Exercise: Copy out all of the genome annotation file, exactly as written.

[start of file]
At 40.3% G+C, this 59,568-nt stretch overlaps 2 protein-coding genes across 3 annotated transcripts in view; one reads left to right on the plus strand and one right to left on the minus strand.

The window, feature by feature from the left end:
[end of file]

At 40.3% G+C, this 59,568-nt stretch overlaps 2 protein-coding genes across 3 annotated transcripts in view; one reads left to right on the plus strand and one right to left on the minus strand.

The window, feature by feature from the left end: